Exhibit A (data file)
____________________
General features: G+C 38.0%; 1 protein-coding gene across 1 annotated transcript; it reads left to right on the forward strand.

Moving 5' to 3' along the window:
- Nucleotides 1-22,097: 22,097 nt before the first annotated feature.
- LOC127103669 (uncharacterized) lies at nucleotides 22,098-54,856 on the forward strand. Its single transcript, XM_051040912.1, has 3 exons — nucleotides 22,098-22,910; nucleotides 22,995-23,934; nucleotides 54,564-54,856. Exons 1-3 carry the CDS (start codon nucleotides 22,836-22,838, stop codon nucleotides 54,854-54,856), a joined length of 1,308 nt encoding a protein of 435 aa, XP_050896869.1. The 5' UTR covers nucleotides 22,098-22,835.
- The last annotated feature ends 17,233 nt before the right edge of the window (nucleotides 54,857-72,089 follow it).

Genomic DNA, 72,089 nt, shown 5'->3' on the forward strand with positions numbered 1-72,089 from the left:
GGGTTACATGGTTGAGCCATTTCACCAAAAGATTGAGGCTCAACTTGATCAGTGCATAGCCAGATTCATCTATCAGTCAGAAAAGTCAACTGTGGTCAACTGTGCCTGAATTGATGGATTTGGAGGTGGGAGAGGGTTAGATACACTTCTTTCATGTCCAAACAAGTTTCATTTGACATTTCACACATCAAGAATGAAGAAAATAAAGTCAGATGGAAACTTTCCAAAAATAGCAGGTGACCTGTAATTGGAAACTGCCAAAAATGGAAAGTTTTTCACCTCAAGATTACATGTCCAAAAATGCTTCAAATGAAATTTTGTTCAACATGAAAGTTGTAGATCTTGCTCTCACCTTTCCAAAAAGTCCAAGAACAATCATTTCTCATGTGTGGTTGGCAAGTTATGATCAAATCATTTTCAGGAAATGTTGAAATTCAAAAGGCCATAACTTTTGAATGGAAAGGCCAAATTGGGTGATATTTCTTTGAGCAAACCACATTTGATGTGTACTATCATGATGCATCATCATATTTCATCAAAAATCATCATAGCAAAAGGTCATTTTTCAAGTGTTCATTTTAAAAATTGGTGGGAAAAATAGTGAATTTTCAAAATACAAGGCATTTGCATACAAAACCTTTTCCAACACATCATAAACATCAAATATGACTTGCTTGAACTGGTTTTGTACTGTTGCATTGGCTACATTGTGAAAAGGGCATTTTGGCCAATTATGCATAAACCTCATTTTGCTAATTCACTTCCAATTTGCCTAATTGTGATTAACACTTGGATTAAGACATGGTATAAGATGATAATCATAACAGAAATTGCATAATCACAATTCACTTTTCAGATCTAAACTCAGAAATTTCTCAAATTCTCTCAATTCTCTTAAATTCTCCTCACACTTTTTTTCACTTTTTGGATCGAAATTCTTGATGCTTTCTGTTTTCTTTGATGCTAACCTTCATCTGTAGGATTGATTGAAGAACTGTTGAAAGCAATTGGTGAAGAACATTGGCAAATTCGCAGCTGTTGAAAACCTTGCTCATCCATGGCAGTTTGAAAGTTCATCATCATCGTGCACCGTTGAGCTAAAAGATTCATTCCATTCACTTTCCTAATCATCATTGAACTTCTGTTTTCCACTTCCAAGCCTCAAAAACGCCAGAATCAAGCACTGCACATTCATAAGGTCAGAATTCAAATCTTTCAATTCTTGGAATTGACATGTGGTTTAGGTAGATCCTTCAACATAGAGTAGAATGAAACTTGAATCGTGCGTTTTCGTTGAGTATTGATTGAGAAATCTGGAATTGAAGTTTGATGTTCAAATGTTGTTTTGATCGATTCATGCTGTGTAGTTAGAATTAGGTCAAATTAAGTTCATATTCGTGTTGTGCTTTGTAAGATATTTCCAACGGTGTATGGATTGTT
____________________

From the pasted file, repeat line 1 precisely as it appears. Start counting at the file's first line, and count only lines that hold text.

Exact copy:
General features: G+C 38.0%; 1 protein-coding gene across 1 annotated transcript; it reads left to right on the forward strand.